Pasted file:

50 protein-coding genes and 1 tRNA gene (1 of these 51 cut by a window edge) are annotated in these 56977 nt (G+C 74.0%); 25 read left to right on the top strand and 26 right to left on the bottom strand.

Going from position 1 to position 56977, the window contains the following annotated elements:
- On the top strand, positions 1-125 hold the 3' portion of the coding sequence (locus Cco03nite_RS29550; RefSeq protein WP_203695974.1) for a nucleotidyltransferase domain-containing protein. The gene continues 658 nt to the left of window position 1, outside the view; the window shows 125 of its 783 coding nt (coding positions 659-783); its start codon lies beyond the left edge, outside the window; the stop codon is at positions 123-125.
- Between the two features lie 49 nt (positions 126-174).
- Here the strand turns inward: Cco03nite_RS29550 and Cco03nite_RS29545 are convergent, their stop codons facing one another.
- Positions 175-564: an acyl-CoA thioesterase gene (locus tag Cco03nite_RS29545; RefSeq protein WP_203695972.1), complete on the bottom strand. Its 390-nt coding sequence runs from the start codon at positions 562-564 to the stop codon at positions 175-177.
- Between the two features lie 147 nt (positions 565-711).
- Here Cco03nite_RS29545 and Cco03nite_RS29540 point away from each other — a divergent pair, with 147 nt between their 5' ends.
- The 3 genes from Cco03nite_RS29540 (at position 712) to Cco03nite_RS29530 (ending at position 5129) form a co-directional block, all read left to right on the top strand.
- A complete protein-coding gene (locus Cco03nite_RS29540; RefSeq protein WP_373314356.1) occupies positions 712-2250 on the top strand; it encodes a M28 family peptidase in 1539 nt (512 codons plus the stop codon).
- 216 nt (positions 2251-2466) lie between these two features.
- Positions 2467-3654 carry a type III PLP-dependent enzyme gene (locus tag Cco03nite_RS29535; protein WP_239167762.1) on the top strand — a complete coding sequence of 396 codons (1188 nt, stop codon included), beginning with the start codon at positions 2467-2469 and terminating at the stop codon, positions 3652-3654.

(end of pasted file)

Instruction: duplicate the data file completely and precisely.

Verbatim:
50 protein-coding genes and 1 tRNA gene (1 of these 51 cut by a window edge) are annotated in these 56977 nt (G+C 74.0%); 25 read left to right on the top strand and 26 right to left on the bottom strand.

Going from position 1 to position 56977, the window contains the following annotated elements:
- On the top strand, positions 1-125 hold the 3' portion of the coding sequence (locus Cco03nite_RS29550; RefSeq protein WP_203695974.1) for a nucleotidyltransferase domain-containing protein. The gene continues 658 nt to the left of window position 1, outside the view; the window shows 125 of its 783 coding nt (coding positions 659-783); its start codon lies beyond the left edge, outside the window; the stop codon is at positions 123-125.
- Between the two features lie 49 nt (positions 126-174).
- Here the strand turns inward: Cco03nite_RS29550 and Cco03nite_RS29545 are convergent, their stop codons facing one another.
- Positions 175-564: an acyl-CoA thioesterase gene (locus tag Cco03nite_RS29545; RefSeq protein WP_203695972.1), complete on the bottom strand. Its 390-nt coding sequence runs from the start codon at positions 562-564 to the stop codon at positions 175-177.
- Between the two features lie 147 nt (positions 565-711).
- Here Cco03nite_RS29545 and Cco03nite_RS29540 point away from each other — a divergent pair, with 147 nt between their 5' ends.
- The 3 genes from Cco03nite_RS29540 (at position 712) to Cco03nite_RS29530 (ending at position 5129) form a co-directional block, all read left to right on the top strand.
- A complete protein-coding gene (locus Cco03nite_RS29540; RefSeq protein WP_373314356.1) occupies positions 712-2250 on the top strand; it encodes a M28 family peptidase in 1539 nt (512 codons plus the stop codon).
- 216 nt (positions 2251-2466) lie between these two features.
- Positions 2467-3654 carry a type III PLP-dependent enzyme gene (locus tag Cco03nite_RS29535; protein WP_239167762.1) on the top strand — a complete coding sequence of 396 codons (1188 nt, stop codon included), beginning with the start codon at positions 2467-2469 and terminating at the stop codon, positions 3652-3654.